Tennessee's Volleyball Camp also serves a bigger purpose for the growing sport of volleyball in East Tennessee, according to head coach Rob Patrick.
"We try and get more young players involved in the sport," Patrick said. "Not just here on campus, but also at satellite camps at area middle schools."
The growth of the sport in the Knoxville-area is something that rising sophomore Kylann Scheidt has seen first hand. Scheidt is the first scholarship player from Knoxville in Patrick's 14 seasons at UT. Schiedt was a highly coveted recruit after a stellar career at Farragut High School, but she picked UT over other SEC programs.
Still, Scheidt's roots are in the volleyball-rich state of Nebraska, where she lived and played until her sophomore year of high school, and she sees the volleyball in this area growing at a rapid pace.
"It's cool to see," Scheidt said of volleyball's local growth. "Kids coming to camps in the numbers we're seeing goes to show how it's growing in this area and how they do appreciate the game of volleyball."
Patrick adds that the growing talent in the area is no accident.
"Coming to a three- or four-day camp here, players really see an improvement over that time and go back and then may be the best player on their team at their middle school or high school," Patrick said.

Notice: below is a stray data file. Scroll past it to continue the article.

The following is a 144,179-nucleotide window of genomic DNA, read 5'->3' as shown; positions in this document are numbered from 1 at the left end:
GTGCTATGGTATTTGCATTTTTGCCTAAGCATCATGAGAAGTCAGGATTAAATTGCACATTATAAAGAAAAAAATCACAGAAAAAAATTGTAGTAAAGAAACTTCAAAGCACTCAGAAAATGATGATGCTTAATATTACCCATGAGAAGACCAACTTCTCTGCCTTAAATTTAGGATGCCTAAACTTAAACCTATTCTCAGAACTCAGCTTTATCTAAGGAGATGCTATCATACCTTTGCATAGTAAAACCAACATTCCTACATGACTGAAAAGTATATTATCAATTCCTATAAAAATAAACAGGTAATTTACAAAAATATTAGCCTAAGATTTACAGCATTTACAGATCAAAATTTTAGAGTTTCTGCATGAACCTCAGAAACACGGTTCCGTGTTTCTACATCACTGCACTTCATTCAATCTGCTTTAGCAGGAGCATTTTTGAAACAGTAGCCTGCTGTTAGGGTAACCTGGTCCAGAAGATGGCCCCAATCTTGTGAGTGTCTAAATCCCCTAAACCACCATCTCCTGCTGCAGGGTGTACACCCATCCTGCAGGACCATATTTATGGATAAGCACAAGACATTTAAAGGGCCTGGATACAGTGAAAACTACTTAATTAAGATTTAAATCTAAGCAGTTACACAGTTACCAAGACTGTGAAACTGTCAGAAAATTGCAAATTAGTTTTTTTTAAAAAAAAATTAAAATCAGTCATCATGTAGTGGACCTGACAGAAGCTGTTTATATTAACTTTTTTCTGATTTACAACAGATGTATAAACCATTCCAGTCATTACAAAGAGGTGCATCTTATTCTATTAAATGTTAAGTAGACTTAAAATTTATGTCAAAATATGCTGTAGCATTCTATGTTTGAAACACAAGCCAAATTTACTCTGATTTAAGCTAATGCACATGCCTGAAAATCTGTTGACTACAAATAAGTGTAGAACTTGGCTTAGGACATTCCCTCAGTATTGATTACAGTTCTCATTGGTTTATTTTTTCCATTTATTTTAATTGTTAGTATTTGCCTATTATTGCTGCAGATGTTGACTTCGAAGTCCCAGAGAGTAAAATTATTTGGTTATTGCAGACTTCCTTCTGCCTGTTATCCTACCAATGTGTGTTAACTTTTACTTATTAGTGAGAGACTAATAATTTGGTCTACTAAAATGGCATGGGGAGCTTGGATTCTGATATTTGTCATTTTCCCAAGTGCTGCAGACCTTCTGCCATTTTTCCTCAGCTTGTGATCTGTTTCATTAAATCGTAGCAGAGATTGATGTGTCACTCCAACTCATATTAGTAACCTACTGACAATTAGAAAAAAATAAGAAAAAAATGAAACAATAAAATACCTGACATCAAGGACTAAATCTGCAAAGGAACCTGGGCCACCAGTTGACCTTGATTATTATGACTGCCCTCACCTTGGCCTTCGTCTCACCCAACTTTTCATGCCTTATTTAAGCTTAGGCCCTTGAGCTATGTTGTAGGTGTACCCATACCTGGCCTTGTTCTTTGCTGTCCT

In the case of volleyball, the instruction and outreach that camp provides isn't limited to local players. Patrick has opened up the doors to camps and clinics to local coaches, again with an eye on improving the sport in the area.
"Hopefully," Patrick said. "By doing that, we're able to also help educate the coaches, show them some new drills, show them some new ways of teaching skills to help them be successful and build up the quality of volleyball."
"We had campers in our last pitching camp from as far as Colorado and California," said Sayne, a former Lady Vol pitcher and lifelong Knoxville resident. "We're just able to extend our reach out beyond our base here in East Tennessee, and that's really special."
National exposure and attention the program received from nationally televised games and four Women's College World Series appearances since 2005 have made the program - and by extension its camp - a truly national.